An MRO business or Aftermarket Parts Planning team might desire a 99% service level across all parts – i.e., the minimum stockout risk that they are willing to accept is 1%. But what if the amount of inventory needed to support that service level is too expensive? To make an informed decision on whether there is going to be a return on that additional inventory investment, you’ll need to know the stockout costs and compare that to the inventory costs. To get stockout costs, multiply two key elements: the cost per stockout and the projected number of stockouts. To get inventory value, multiply the units required by the unit cost of each part. Then determine the annual holding costs (typically 25-35% of the unit cost). Choose the option that yields a total lower cost. In other words, if the benefit associated with adding more stock (reduced shortage costs) outweighs the cost (higher inventory holding costs), then go for it. A thorough understanding of these metrics and the associated tradeoffs serves as the compass for decision-making.

        Modern software aids in this process by allowing you to simulate a multitude of future scenarios. By doing so, you can assess how well your current inventory stocking strategies are likely to perform in the face of different demand and supply patterns. If anything falls short or goes awry, it’s time to recalibrate your approach, factoring in current data on usage history, supplier lead times, and costs to prevent both stockouts and overstock situations.

         

        Enhance your service-level-driven inventory plan consistently.

        In conclusion, it’s crucial to assess your service-level-driven plan continuously. By systematically constructing and refining performance scenarios, you can define key metrics and goals, benchmark expected performance, and automate the calculation of stocking policies for all items. This iterative process involves monitoring, revising, and repeating each planning cycle.

        The depth of your analysis within these stocking policies relies on the data at your disposal and the configuration capabilities of your planning system. To achieve optimal outcomes, it’s imperative to maintain ongoing data analysis. This implies that a manual approach to data examination is typically insufficient for the needs of most organizations.

        For information on how Smart Software can help you meet your service supply chain goals with service-driven planning and more, visit the following blogs.

        –   “Explaining What  Service-Level Means in Your Inventory Optimization Software”  Stocking recommendations can be puzzling, especially when they clash with real-world needs.  In this post, we’ll break down what that 99% service level means and why it’s crucial for managing inventory effectively and keeping customers satisfied in today’s competitive landscape.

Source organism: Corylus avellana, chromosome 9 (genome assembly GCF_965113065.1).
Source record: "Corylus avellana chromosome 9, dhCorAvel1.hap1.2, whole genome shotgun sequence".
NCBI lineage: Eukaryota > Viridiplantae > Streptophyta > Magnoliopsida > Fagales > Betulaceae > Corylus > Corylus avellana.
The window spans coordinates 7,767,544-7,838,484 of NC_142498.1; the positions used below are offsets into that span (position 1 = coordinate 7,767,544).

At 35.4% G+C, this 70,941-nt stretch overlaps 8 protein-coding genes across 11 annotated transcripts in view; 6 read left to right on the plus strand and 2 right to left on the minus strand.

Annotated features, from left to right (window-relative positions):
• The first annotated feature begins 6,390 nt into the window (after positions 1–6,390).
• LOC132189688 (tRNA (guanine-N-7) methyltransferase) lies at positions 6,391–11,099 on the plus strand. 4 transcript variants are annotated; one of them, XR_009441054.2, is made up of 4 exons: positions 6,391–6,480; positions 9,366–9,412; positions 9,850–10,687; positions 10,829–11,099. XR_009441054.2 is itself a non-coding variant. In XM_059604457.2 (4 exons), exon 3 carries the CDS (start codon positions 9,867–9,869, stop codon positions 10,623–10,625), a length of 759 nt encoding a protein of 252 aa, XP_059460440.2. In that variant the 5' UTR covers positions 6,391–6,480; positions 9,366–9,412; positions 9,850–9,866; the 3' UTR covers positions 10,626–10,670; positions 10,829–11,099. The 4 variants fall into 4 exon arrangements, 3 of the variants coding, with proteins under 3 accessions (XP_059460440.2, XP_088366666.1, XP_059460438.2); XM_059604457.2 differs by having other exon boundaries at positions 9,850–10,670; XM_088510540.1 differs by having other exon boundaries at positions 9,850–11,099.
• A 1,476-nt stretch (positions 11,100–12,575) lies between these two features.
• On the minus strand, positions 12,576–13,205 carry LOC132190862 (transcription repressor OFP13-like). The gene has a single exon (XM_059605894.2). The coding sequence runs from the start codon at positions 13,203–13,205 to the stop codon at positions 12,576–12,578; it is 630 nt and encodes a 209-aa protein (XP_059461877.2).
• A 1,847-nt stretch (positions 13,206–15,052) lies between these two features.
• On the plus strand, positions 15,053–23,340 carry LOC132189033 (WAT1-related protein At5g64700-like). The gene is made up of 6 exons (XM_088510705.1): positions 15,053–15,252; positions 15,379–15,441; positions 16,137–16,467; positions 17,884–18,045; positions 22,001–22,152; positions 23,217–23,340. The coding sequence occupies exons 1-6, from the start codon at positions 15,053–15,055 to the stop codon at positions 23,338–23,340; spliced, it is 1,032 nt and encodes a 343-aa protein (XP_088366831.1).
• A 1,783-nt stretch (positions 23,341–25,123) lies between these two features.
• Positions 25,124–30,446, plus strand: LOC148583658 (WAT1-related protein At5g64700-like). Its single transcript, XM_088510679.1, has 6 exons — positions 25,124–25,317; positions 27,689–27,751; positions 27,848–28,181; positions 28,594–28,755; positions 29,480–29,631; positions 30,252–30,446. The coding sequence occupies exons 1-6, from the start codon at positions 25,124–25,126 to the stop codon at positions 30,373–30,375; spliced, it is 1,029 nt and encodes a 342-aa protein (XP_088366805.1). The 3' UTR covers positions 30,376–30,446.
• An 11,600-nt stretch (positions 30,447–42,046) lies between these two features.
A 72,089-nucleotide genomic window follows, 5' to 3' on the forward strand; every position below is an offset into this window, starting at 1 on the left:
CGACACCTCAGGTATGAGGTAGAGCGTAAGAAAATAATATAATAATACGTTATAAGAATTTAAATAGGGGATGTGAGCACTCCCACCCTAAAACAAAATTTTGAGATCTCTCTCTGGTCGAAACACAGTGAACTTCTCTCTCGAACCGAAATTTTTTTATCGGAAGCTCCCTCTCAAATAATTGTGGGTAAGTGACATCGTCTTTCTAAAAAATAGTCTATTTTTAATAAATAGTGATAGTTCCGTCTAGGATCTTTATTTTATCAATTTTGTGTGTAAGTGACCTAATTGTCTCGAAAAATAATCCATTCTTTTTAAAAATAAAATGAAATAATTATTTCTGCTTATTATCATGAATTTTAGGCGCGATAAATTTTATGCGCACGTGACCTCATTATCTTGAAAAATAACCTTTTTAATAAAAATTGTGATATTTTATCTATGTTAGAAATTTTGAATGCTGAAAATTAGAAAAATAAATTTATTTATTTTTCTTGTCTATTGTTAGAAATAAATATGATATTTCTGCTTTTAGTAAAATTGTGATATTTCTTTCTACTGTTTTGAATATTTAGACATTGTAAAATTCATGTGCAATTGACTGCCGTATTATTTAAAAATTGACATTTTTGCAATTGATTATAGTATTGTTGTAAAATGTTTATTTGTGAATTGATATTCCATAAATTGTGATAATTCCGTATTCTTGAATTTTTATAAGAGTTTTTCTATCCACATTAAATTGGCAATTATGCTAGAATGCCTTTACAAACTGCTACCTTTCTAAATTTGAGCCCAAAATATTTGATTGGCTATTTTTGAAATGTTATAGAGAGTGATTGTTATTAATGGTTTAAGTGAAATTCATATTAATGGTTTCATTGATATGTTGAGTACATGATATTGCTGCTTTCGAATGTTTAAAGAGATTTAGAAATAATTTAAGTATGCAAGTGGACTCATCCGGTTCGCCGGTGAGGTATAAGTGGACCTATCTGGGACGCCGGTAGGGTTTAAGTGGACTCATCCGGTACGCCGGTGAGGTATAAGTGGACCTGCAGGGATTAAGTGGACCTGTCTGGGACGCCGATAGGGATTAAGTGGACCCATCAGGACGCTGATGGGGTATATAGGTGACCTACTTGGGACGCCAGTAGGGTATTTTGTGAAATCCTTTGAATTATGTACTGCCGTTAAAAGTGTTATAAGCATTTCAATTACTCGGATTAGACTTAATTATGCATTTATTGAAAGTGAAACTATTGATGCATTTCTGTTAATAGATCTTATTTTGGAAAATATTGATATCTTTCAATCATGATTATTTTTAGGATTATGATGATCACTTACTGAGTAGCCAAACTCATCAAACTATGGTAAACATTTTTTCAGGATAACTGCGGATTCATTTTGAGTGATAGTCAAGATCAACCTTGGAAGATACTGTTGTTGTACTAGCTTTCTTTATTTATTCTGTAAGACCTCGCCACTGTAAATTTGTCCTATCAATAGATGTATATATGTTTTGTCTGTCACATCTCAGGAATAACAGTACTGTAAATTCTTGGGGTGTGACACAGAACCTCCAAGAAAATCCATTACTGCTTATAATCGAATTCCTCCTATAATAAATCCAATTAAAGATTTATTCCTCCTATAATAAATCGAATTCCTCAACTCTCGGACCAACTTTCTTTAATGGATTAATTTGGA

–  “Service-Level-Driven Planning for Service Parts Businesses” Service-Level-Driven Service Parts Planning is a four-step process that extends beyond simplified forecasting and rule-of-thumb safety stocks. It provides service parts planners with data-driven, risk-adjusted decision support.

        –   “How to Choose a Target Service Level.” This is a strategic decision about inventory risk management, considering current service levels and fill rates, replenishment lead times, and trade-offs between capital, stocking and opportunity costs.  Learn approaches that can help.

        –   “The Right Forecast Accuracy Metric for Inventory Planning.”  Just because you set a service level target doesn’t mean you’ll actually achieve it. If you are interested in optimizing stock levels, focus on the accuracy of the service level projection. Learn how.

         

        Spare Parts Planning Software solutions

        Smart IP&O’s service parts forecasting software uses a unique empirical probabilistic forecasting approach that is engineered for intermittent demand. For consumable spare parts, our patented and APICS award winning method rapidly generates tens of thousands of demand scenarios without relying on the assumptions about the nature of demand distributions implicit in traditional forecasting methods. The result is highly accurate estimates of safety stock, reorder points, and service levels, which leads to higher service levels and lower inventory costs. For repairable spare parts, Smart’s Repair and Return Module accurately simulates the processes of part breakdown and repair. It predicts downtime, service levels, and inventory costs associated with the current rotating spare parts pool. Planners will know how many spares to stock to achieve short- and long-term service level requirements and, in operational settings, whether to wait for repairs to be completed and returned to service or to purchase additional service spares from suppliers, avoiding unnecessary buying and equipment downtime.

        Contact us to learn more how this functionality has helped our customers in the MRO, Field Service, Utility, Mining, and Public Transportation sectors to optimize their inventory. You can also download the Whitepaper here.

         

         

        White Paper: What you Need to know about Forecasting and Planning Service Parts

         

        This paper describes Smart Software’s patented methodology for forecasting demand, safety stocks, and reorder points on items such as service parts and components with intermittent demand, and provides several examples of customer success.